You have talked about the endemic corruption of Chinese government agencies involved with coal mines in one place. How is China doing much better than any other country currently, even with corruption?

Corruption is rife in China, within the government and in private enterprise. It fattens officials while the farmers they govern starve. But corruption is not the real source of China's economic success; its people are. The 105 million manufacturing employees, who work investment banking hours, often in sweatshop conditions, are the reason for China succeeding where others have not.

To be sure, government policies, that recognised the importance of foreign investment, have helped pave the roads and build the telecommunications infrastructure, and maintain an undervalued currency and a stable political system - all of these have played a role too. None of this is corruption; its hard work and clever policymaking.

The Americans had about a hundred years to reach a level of socioeconomic development and the luxury to protect employee rights. Is it fair then to expect the standards to be similar for newly industrialising countries such as China?

Herein lies one of the inherent contradictions of outsourcing production: multinationals expect goods to be made under developed world conditions, but at developing world prices. They want cheap goods and abhor a scandal.

While it is not fair to ask factories to provide something (fair wages, adequate rest and insurance) and then not pay them enough so they can afford it, it is perfectly fair for multinationals to ask Chinese factories to follow the Chinese law.

The trouble is - in China as elsewhere - most multinationals are not prepared to pay more for goods simply because they are made under legal conditions. As India's export manufacturing sector expands, more Indian factories will face the same contradiction.

Tell us about what makes Chinese click, especially at a time when everybody else around the world is trying hard to. Is there something about them that makes them unique?

I believe we are all fundamentally the same: we all want a better life for ourselves and our children. The Chinese are no exception. But unlike some other countries, they are still emerging from an era of great isolation and deprivation. Take, for example, Li Luyuan, one of the women whose story I tell in the book. She comes from a poor family of watermelon farmers in eastern China, but dreams of a job as a saleswoman, far from the life her parents live. She is willing to sacrifice everything - a steady income as a factory worker, a social life with her friends, and a space in a factory dormitory - to realise that goal.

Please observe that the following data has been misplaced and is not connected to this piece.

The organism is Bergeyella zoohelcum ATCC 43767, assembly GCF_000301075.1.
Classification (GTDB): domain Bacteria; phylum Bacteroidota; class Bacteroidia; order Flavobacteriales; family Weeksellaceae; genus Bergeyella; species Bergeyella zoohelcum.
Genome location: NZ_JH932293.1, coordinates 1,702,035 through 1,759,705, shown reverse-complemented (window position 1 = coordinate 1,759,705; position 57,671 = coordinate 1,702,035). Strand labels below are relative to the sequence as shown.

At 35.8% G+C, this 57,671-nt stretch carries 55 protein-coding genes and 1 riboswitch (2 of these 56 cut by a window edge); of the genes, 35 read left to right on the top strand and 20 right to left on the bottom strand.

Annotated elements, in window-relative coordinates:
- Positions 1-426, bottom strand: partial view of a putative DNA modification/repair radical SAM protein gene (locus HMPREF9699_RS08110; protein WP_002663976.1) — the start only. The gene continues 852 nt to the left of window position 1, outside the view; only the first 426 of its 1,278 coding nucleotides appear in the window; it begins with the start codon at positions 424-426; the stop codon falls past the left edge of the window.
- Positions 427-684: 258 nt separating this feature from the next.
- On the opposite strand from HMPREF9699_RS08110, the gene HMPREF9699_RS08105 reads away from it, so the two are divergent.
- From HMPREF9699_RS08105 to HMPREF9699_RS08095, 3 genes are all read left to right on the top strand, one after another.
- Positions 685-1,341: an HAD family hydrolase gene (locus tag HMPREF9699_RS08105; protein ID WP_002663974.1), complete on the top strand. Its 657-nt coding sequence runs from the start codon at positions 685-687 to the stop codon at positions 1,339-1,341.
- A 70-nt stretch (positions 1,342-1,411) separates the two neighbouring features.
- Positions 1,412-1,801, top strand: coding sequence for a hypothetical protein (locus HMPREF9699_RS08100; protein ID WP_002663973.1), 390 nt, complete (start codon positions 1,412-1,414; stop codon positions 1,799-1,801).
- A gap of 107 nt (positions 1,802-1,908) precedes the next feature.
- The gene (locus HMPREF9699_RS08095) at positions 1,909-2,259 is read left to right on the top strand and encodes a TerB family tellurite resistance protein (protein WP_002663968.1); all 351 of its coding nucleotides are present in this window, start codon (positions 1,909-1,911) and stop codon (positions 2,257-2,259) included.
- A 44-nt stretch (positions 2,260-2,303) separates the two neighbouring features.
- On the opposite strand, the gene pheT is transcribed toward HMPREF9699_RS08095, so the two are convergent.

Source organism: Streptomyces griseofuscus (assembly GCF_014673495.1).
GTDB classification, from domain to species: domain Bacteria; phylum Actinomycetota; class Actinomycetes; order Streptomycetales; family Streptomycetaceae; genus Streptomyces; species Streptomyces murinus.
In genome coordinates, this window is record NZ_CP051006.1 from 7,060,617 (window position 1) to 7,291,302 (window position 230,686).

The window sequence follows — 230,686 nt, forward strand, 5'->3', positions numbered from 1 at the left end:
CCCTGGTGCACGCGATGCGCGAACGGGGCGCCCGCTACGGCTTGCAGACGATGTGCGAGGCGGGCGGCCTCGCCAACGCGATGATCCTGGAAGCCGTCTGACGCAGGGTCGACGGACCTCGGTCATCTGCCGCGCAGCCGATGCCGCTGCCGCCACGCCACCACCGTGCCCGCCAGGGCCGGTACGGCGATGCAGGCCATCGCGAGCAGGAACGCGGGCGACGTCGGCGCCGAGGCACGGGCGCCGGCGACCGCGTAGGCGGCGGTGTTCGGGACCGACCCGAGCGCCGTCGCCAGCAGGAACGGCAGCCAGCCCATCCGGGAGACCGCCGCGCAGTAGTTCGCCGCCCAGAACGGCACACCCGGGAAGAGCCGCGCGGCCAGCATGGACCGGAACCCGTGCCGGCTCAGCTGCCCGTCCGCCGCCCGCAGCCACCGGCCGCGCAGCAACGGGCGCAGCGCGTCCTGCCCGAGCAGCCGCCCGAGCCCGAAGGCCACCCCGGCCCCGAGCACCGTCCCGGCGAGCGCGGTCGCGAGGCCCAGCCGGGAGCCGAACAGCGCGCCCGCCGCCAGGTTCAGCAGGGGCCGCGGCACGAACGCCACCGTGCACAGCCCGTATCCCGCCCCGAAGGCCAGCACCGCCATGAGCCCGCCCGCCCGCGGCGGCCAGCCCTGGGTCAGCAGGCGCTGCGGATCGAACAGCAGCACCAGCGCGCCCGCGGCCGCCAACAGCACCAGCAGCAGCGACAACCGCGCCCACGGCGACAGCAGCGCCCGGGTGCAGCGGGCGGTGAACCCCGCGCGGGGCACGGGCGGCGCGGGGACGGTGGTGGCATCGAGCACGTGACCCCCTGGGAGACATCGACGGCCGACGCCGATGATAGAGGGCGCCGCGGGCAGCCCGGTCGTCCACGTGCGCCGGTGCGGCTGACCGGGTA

With a population as large as theirs, what makes them so confident about their economy? In the current scenario, inflation fears are heard everywhere.

Most Chinese are optimistic about the direction in which their country is moving. But they, too, are paying more for their food, and thousands of factories are closing down in China because of inflation. In The China Price, I tell the story of Sam Chan, a towel factory manager in Hunan, a rural province in central China.

Sam estimated that he had three to five years before his factory would no longer be competitive because of the rising cost of yarn and inflation in workers' wages. Eighteen months later, just as The China Price was being published, he closed his factory. Inflation is affecting China as profoundly as any other country.

At the end of your investigation which traces appetite for goods to veritable sweatshops being run behind `model' factories: what have you managed to conclude? Is there a space for another `China'?

I believe that China has run out of road with its low-cost labour strategy. The China price is rising, and this presents an opportunity for other countries, especially India, to win more of the export processing business. But any other country that hooks deeply into the global supply chain, particularly in labour-intensive consumer goods, will face the same pressures from multinationals to continually lower prices. If they are not careful, these countries will pay the same price - socially, environmentally - as China has.

D. MURALI

KUMAR SHANKAR ROY

(This article was published in the Business Line print edition dated August 7, 2008)